Lawn care is property owner’s responsibility

KAREN VIBERT-KENNEDY/Sun-Gazette A home with high grass in the front yard at the corner of Market Street and Rural Avenue on Friday. Homeowners in the city have recently been cited for high grass.

After 90 door tags recently were handed out to city property owners warning them of high grass ordinance violations, city Bureau of Codes officials said they are preparing to issue citations in accordance with city law.

Rain throughout April and May has caused a spurt in grass growth not seen in recent years, according to Joseph Gerardi, city codes administrator.

Trouble is, the city codes enforcement ordinance, which is readily available to read at the office or online through American Legal Publishing Corp., specifies the grass and weeds ordinance terms.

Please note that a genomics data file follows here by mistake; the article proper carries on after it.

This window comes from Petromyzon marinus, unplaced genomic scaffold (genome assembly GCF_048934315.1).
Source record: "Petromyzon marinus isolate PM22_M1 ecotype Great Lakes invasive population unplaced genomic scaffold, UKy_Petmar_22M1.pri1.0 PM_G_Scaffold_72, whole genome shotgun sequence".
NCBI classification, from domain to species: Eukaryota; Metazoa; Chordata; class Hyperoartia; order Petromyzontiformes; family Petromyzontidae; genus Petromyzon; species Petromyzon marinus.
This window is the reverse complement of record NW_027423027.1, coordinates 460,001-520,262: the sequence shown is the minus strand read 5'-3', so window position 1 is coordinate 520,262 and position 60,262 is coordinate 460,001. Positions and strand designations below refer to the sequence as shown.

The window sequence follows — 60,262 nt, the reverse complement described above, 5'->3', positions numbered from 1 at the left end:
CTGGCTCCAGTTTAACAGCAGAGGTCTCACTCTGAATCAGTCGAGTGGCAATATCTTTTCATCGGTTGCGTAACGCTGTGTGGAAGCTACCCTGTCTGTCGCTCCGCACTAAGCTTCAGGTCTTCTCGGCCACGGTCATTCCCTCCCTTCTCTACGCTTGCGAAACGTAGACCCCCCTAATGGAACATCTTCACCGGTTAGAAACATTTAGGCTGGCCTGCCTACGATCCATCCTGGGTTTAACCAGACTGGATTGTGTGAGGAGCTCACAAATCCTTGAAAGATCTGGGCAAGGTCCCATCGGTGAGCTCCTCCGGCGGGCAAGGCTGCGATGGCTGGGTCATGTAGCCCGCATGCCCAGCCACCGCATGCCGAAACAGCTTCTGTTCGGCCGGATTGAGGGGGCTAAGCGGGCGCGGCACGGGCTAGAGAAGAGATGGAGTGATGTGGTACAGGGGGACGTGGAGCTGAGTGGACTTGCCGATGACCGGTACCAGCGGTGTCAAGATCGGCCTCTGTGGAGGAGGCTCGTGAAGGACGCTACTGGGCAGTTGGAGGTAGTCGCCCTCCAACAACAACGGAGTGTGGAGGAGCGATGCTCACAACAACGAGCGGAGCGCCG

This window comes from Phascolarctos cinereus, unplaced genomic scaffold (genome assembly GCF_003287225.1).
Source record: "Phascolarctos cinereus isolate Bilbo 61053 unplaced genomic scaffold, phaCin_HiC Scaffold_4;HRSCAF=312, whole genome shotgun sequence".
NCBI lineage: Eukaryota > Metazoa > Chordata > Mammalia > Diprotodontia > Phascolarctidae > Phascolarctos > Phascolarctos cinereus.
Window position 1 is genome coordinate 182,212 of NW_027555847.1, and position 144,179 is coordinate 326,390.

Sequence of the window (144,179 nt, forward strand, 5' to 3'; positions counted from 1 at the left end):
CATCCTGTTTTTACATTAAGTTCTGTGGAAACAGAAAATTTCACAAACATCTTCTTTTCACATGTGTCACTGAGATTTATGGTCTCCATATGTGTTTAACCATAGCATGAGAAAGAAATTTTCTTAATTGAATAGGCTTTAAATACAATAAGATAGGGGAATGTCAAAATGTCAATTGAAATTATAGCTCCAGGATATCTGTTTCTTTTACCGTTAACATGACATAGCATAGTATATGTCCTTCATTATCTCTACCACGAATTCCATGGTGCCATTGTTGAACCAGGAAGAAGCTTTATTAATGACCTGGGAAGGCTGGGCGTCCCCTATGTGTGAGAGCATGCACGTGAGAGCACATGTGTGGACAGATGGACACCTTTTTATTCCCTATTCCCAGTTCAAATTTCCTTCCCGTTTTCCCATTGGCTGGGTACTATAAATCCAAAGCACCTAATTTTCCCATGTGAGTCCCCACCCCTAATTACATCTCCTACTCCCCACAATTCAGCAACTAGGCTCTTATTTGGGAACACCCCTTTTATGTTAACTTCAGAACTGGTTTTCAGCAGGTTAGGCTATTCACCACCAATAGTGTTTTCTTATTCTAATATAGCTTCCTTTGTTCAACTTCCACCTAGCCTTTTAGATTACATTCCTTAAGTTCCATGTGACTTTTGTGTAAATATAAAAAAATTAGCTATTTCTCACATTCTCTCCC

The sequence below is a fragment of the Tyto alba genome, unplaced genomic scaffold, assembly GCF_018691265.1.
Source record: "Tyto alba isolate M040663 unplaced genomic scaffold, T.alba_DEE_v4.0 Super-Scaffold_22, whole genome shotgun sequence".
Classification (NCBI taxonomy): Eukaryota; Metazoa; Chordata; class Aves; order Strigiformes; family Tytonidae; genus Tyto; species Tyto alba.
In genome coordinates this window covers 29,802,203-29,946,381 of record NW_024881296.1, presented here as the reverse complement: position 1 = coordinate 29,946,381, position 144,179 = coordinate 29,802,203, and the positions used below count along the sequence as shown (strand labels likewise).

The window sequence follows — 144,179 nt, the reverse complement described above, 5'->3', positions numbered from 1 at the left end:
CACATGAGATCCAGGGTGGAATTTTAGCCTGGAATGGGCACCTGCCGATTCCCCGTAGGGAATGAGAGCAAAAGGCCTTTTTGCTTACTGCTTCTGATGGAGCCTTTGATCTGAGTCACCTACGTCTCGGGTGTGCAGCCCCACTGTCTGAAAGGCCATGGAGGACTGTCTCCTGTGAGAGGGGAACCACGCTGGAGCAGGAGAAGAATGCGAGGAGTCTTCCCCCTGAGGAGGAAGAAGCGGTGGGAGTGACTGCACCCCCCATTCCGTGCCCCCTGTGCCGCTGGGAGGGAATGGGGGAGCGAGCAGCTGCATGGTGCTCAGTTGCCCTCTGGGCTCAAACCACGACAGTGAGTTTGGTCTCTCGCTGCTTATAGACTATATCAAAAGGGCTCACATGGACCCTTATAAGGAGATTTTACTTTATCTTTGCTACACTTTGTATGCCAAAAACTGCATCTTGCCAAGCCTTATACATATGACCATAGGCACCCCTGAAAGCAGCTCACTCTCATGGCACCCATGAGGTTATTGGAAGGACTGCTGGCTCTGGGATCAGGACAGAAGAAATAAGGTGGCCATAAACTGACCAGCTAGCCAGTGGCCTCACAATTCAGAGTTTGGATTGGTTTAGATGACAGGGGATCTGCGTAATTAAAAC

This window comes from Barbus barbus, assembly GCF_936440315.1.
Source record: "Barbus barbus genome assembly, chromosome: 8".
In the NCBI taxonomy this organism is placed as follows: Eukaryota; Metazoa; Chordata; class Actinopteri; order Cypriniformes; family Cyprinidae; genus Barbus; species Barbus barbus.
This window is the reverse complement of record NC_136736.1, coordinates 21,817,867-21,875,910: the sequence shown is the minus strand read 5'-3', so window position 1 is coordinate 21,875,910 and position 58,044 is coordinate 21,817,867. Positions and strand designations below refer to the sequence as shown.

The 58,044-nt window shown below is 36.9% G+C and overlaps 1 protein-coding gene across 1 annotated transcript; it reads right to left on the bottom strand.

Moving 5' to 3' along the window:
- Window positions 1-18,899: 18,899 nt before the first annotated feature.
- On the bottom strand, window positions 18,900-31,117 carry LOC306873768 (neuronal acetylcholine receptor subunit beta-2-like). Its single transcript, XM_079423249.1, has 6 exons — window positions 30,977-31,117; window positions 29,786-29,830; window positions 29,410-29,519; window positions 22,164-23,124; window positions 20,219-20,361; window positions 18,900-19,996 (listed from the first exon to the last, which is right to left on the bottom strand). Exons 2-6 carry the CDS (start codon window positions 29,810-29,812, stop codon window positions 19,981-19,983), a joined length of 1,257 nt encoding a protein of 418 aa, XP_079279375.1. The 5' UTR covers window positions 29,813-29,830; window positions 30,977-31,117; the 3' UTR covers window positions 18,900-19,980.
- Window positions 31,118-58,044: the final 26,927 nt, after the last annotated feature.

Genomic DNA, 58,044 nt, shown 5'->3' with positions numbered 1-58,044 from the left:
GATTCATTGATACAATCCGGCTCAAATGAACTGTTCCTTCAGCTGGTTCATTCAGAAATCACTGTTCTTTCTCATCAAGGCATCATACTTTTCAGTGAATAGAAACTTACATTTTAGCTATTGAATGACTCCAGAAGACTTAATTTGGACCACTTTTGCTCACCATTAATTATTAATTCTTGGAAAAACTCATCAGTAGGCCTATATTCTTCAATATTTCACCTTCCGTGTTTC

The growth of grass or weeds above the height of six inches or accumulation of garbage and rubbish and other debris is considered a nuisance, he said.

If the property has high grass or overgrowth of weeds and the written notice has been received, the owner of it has five days from the issuance of the notice to get it cleaned up, he said.

If that doesn’t happen, the city can have the grass and property cleaned up and the owner billed, according to the ordinance.

These costs can add up. The price of non-removal, fines and penalties may be entered by the city as a lien against the property, he said.

Whoever violates any provision will receive a fine not less than $10, nor more than $100, for each offense or imprisoned not more than 30 days, or both, he said. Adding to that, each day the violation continues will be a separate offense, he said.

Enforcement officers aren’t out to make money, but to enforce the laws on the books, Gerardi said.

Most of the officers are easy to work with if there is a promise of compliance but there are also penalties that come from neglect, he said.


Today's breaking news and more in your inbox

I'm interested in (please check all that apply)